He isn't alone.
      Many see the lakes as simply too big, too windy and too close to power-hungry
      population centers not to be exploited for their clean energy.
      "I see that coming," says Soji Adelaja, a land policy professor at Michigan
      State University. "I'd say in 10 years we'll have several large wind
      developments on the Great Lakes."
      Wind power is, of course, controversial.
      A big knock is that until power-storage technology evolves, wind farms will
      work only when the wind blows. Wind energy proponents counter that the sites
      picked for wind farms are predictably gusty, though they acknowledge wind
      turbines will never be a complete answer to the nation's energy issues. But they
      say they can be a significant part of the our energy future when
      intelligently integrated with traditional power plants that have the ability to pick up
      the slack when wind doesn't deliver.
      There are also issues of cost. Wind power critics contend the industry would
      die without ample subsidies; proponents counter that wind makes absolute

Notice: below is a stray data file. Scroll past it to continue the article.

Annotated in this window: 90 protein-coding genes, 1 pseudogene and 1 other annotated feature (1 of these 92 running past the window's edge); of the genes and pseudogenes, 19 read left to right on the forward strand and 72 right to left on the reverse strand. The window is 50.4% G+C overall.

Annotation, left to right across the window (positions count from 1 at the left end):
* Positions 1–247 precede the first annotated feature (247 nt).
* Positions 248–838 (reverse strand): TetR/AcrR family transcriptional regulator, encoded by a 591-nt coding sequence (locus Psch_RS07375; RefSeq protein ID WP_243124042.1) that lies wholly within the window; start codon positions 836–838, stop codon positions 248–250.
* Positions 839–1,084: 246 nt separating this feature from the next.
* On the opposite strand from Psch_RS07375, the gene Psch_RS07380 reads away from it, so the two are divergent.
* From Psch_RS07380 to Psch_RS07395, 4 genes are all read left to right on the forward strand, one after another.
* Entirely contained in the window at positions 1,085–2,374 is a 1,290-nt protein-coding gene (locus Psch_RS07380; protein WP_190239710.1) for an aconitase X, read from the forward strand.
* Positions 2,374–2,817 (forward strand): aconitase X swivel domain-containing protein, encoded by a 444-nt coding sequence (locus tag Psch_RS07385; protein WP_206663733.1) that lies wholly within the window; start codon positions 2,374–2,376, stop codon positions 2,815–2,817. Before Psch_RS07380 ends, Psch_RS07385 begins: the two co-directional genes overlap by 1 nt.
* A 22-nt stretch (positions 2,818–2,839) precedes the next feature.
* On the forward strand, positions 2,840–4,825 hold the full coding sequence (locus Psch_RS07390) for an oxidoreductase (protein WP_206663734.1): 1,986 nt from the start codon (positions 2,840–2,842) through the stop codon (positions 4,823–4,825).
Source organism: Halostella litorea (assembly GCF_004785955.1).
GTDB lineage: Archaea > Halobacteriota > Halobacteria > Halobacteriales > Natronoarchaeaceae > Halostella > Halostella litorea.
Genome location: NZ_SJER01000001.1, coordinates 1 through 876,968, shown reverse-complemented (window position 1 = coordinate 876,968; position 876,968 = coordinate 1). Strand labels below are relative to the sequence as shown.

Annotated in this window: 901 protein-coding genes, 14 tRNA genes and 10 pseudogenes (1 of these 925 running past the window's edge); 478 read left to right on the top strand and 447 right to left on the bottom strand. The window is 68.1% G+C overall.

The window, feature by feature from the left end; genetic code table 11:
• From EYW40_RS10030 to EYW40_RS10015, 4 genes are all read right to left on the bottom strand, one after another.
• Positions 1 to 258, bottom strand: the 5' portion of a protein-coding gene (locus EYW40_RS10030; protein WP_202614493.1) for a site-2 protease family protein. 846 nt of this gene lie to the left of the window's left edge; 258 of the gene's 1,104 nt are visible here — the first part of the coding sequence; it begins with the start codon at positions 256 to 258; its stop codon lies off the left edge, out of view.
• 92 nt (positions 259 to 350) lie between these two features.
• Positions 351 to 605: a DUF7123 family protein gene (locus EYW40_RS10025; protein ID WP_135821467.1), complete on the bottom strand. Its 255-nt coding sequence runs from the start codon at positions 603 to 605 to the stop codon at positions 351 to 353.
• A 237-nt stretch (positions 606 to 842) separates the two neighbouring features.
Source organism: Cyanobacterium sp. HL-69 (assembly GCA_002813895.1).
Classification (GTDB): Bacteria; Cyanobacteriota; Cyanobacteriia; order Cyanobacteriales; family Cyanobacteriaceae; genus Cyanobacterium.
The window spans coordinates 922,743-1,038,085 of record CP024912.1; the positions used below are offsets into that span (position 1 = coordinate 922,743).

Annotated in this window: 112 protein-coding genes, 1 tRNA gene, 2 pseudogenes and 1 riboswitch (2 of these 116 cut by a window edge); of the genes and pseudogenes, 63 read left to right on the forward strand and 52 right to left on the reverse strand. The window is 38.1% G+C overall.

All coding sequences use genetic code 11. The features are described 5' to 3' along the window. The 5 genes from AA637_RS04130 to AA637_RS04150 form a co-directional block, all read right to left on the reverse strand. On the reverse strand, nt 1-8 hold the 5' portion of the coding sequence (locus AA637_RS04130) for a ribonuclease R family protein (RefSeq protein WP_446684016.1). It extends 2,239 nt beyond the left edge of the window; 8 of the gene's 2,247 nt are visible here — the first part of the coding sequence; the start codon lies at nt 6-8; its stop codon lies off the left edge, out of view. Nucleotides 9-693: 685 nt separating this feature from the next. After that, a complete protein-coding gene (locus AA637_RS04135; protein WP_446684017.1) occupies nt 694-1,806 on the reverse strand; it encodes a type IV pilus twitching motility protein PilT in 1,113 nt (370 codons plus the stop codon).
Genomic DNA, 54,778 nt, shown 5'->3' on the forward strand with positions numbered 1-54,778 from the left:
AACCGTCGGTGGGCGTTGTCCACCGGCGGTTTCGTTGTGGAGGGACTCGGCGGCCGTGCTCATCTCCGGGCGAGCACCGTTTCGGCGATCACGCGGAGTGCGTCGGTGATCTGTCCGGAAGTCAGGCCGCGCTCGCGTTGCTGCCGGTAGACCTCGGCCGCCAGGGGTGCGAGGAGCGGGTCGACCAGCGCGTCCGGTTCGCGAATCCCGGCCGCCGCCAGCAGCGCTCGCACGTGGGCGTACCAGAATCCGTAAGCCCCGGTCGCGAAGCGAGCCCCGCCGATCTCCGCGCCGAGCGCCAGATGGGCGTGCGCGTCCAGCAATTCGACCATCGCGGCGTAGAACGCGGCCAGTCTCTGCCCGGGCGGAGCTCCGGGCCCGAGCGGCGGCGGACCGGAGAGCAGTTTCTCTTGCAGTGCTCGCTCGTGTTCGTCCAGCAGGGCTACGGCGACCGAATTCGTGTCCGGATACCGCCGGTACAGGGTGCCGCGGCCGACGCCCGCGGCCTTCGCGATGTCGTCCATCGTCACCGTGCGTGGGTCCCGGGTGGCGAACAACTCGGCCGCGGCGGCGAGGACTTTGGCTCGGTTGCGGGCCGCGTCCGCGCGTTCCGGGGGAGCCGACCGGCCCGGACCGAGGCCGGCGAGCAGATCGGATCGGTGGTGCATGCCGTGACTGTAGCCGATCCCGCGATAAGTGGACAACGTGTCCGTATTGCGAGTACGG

economic sense when balanced against the untallied environmental costs of coal,
      including the pollution the plants emit and their production of greenhouse
      gases that are linked to global warming.
      Wisconsin lawmakers are concerned enough about the downside of traditional
      power generation that in 2006 they ordered utilities to produce 10% of
      electricity from renewable resources by 2015, which would require about a threefold
      increase in renewable power.
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      [Non-text portions of this message have been removed]
    • Peter
      There is a propossed project planned for the New England Coast. Its currently being blocked by the hyper-rich leaders of the enviromental movement that own the
      Message 2 of 2 , Dec 17, 2008
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        There is a propossed project planned for the New England Coast. Its
        currently being blocked by the hyper-rich leaders of the enviromental
        movement that own the beach. They just don't want their veiw to be